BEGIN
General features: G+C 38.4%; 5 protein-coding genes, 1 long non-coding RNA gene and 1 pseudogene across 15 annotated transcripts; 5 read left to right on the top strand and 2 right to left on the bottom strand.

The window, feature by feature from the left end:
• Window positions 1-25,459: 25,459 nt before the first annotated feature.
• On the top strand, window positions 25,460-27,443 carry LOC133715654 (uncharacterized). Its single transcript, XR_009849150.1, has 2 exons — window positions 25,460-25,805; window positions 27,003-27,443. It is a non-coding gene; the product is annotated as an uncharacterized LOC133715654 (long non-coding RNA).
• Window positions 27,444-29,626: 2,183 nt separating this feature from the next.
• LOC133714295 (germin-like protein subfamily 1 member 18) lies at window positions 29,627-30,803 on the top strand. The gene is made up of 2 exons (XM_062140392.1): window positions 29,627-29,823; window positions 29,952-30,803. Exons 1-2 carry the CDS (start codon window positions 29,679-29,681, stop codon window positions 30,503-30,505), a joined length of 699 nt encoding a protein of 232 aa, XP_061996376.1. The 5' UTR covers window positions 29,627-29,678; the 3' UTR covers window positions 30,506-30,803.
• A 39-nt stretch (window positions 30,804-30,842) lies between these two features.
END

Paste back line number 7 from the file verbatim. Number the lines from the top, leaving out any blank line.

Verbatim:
• A 39-nt stretch (window positions 30,804-30,842) lies between these two features.